At least 10 companies in the Gulf have severed ties with credit ratings agencies in the past year, highlighting tensions arising from a series of downgrades and revised assumptions of government support. Disputes between companies and the agencies that rate them have only intensified following Dubai World's announcement in November that it would seek a standstill agreement on US$26 billion (Dh95.49bn) of debt, analysts say.
A central catalyst of the disputes has been a change in how the agencies, which gauge the risk of default on loans, bonds and other financial obligations, treat government-owned companies. All three big ratings agencies - Standard & Poor's, Fitch Ratings and Moody's Investors Service - have recently pulled back on assumptions of government support. That in turn has caused a raft of downgrades and disputes as the agencies evaluate companies increasingly on an independent basis. Many companies owned by the Dubai Government, including Emirates NBD, DP World, Dubai Electricity and Water Authority, Jebel Ali Free Zone, Emaar Properties and DIFC Investments, have recently been downgraded. Some in Abu Dhabi, such as Aldar and Abu Dhabi Commercial Bank, have also been downgraded, while others have been put on watch for a possible downgrade.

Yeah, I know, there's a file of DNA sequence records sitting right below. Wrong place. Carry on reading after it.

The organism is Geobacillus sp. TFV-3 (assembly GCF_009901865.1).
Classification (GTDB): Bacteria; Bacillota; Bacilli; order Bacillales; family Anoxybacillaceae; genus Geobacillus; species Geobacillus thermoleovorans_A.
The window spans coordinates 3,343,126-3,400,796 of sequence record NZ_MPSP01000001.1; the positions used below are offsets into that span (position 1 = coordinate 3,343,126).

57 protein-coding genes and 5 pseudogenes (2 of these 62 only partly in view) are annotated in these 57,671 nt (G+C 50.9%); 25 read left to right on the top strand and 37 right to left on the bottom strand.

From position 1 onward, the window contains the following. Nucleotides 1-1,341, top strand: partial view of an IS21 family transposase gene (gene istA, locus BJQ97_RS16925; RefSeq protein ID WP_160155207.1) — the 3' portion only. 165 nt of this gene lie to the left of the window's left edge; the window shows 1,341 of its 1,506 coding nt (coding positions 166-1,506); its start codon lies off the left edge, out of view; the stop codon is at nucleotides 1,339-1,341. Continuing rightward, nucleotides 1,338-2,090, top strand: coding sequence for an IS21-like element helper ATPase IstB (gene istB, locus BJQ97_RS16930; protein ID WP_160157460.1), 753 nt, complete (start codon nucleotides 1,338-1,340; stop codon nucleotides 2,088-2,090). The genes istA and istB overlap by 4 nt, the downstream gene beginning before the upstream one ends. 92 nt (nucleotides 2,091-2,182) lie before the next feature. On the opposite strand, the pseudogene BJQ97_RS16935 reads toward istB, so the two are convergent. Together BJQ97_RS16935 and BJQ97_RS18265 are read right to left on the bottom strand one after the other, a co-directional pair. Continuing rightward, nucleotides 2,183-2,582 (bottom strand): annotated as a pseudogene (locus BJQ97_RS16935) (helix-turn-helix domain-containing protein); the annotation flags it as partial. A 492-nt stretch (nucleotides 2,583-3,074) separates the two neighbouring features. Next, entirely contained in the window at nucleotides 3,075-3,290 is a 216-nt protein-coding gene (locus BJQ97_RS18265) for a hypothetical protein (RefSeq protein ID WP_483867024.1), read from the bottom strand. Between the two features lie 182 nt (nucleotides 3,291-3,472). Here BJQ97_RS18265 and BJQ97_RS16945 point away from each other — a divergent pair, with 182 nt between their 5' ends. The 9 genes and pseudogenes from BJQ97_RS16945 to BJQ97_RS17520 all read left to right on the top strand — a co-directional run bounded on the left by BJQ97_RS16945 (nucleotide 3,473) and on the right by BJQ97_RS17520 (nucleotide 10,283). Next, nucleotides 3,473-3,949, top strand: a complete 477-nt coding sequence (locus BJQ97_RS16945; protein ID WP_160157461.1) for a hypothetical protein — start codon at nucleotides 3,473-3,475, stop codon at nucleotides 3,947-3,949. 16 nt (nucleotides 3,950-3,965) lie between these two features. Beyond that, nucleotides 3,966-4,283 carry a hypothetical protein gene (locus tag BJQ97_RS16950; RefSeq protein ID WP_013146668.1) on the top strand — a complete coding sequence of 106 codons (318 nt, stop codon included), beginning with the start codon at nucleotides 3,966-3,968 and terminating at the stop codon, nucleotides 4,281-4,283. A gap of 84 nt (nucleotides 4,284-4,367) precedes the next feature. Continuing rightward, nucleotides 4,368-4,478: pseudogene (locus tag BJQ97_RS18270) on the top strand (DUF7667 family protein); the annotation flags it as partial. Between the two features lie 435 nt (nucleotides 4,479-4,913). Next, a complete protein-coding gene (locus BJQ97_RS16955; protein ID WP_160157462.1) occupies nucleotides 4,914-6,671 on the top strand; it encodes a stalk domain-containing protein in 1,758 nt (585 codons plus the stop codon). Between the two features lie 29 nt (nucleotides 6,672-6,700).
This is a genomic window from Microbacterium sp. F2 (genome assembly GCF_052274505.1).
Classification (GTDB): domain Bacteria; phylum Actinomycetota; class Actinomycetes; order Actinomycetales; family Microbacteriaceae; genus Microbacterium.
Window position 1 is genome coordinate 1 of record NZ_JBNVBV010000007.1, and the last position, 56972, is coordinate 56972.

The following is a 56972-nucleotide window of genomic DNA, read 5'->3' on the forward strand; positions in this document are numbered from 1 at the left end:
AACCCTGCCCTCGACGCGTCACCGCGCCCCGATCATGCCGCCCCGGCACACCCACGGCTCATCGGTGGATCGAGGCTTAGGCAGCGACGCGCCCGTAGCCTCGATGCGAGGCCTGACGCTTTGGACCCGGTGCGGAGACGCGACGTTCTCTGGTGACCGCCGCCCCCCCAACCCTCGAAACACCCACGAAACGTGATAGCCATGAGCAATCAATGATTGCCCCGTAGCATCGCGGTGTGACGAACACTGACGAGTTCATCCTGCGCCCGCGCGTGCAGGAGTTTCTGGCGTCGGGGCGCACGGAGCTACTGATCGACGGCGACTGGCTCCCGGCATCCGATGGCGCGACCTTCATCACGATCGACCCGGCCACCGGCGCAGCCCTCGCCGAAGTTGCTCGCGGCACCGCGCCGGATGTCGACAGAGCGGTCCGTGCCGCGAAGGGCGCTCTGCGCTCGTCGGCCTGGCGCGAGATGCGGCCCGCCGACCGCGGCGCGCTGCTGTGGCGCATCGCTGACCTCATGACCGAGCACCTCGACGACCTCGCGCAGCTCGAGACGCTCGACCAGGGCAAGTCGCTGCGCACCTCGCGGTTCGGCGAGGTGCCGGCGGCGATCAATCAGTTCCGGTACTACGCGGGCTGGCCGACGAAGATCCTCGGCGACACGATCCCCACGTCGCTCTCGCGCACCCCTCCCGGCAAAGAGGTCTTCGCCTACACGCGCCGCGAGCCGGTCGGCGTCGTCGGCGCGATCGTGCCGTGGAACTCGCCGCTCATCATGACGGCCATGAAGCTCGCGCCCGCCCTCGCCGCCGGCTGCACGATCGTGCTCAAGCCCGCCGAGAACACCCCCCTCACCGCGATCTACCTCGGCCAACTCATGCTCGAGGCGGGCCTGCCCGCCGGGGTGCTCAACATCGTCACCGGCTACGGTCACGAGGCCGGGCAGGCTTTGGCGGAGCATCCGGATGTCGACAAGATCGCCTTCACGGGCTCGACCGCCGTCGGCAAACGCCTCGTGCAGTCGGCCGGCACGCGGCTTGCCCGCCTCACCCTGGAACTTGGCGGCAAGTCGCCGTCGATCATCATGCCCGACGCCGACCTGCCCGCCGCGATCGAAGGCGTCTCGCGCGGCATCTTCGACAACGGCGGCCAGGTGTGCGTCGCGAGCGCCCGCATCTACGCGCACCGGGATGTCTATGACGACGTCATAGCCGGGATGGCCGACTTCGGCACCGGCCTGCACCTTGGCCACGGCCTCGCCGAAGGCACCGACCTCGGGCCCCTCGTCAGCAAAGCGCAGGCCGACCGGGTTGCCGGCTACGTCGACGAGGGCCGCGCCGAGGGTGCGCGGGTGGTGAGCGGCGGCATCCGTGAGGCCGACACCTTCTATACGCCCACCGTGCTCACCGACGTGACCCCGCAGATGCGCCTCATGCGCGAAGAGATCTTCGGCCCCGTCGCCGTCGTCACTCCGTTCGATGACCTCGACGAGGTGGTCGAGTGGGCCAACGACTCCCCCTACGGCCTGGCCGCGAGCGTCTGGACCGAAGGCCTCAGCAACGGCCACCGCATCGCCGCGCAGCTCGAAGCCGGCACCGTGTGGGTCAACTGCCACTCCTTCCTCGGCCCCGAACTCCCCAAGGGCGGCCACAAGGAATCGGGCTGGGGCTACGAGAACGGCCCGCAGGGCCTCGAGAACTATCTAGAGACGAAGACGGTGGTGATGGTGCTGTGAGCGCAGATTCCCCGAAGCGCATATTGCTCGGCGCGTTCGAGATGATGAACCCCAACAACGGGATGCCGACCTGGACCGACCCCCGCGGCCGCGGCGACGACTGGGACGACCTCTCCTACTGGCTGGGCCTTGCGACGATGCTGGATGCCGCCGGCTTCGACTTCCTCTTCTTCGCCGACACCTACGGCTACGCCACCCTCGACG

"Moody's ratings in the UAE have incorporated substantial uplift for implicit support from the Government, to the extent that some companies' creditworthiness was viewed as equal to that of the sovereign," the agency said last month. "Recent events in Dubai, however, highlighted the difficulty of interpreting government intentions, particularly in generally opaque environments." As the agencies look at companies' finances in this new light and demand more detailed financial information from them, some companies are pushing back.
Dubai Holding Commercial Operations Group (DHCOG), a division of Dubai Holding, accused S&P of making "inaccurate statements coupled with factual errors that are misleading" after the agency last month lowered its ratings of DHCOG and then withdrew them, complaining that the government-owned company had provided an "inadequate timeliness and level of financial information". A similar dispute arose last month between S&P and Emirates NBD, the country's largest bank, after the lender said it would no longer be rated by S&P. And the Abu Dhabi National Energy Company, known as Taqa and owned by the Abu Dhabi Government, terminated S&P's ratings following an earlier revision of the criteria it uses to evaluate government firms.